fig.shift_origin(yshift=fig_height + 2)
title="Observed gravity disturbance"
with pygmt.config(FONT_TITLE="14p"):
fig.plot(
x=easting,
y=northing,
fill=data.gravity_disturbance_mgal,
cmap=True,
style="c3p",
frame=['ag', f"+t{title}"],
)
fig.colorbar(cmap=True, position="JMR", frame=["a50f25", "y+lmGal"])
fig.show()
We can also *grid* and *upper continue* the field by predicting its values on
a regular grid at a constant height higher than the observations. To do so we
can use the :func:`verde.grid_coordinates` function to create the coordinates
of the grid and then use the :meth:`harmonica.EquivalentSources.grid` method.
First, lets get the maximum height of the observations:
.. jupyter-execute::
data.height_geometric_m.max()
Then create the grid coordinates at a constant height of and a spacing of 2km;
and use the equivalent sources to generate a gravity disturbance grid.
.. jupyter-execute::
# Build the grid coordinates
grid_coords = vd.grid_coordinates(region=region, spacing=2e3, extra_coords=2.2e3)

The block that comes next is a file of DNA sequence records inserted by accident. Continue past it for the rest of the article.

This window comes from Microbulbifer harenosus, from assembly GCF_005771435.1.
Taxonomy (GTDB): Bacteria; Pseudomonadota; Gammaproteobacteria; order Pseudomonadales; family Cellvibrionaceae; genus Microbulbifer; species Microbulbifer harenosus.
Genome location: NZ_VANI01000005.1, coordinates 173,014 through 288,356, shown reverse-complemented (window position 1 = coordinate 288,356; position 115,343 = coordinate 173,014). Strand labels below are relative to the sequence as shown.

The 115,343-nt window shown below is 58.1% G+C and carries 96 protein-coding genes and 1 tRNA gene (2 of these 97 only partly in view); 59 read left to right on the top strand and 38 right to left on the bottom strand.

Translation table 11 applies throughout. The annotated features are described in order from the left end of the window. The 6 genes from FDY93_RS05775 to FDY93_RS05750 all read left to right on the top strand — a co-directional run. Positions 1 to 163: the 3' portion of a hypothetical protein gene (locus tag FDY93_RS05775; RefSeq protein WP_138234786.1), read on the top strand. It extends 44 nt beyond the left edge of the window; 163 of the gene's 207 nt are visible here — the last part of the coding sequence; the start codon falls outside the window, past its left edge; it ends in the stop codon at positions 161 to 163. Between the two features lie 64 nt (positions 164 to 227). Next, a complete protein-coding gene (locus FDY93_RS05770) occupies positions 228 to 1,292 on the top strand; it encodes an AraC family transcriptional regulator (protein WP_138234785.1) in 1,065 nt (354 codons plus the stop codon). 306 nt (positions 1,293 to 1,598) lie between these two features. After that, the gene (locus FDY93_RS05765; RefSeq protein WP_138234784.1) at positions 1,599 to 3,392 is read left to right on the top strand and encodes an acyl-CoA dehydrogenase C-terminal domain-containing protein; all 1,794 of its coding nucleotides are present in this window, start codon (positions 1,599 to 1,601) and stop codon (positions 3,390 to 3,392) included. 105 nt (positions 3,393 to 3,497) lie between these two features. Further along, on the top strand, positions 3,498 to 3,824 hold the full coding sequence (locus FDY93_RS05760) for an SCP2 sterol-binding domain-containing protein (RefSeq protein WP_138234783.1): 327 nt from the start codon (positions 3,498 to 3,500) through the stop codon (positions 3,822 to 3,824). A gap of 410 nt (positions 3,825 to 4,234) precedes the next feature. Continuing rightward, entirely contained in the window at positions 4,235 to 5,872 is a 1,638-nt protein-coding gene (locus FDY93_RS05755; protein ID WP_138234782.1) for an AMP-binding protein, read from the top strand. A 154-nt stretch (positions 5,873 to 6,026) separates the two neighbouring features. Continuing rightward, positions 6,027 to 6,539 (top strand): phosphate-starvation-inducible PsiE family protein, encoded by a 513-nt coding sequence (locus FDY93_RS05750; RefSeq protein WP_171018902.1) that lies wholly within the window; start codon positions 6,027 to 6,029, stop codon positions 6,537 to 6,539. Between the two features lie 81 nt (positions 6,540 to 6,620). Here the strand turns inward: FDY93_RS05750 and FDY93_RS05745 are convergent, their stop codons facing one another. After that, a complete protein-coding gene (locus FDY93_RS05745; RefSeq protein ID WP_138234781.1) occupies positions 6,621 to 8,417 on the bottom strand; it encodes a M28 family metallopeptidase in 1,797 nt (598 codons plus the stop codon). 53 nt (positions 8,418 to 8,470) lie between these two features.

# Grid the gravity disturbances
grid = equivalent_sources.grid(grid_coords, data_names=["gravity_disturbance"])
grid
And plot it
.. jupyter-execute::
maxabs = vd.maxabs(grid.gravity_disturbance)
fig = pygmt.Figure()
pygmt.makecpt(cmap="polar+h0", series=[-maxabs, maxabs])
fig.grdimage(
frame=['af', 'WSen'],
grid=grid.gravity_disturbance,
region=region,
projection=fig_proj,
cmap=True,
)
fig.colorbar(cmap=True, frame=["a50f25", "x+lgravity disturbance", "y+lmGal"])
fig.show()
----
.. grid:: 2
.. grid-item-card:: :jupyter-download-script:`Download Python script `
:text-align: center
.. grid-item-card:: :jupyter-download-nb:`Download Jupyter notebook `
:text-align: center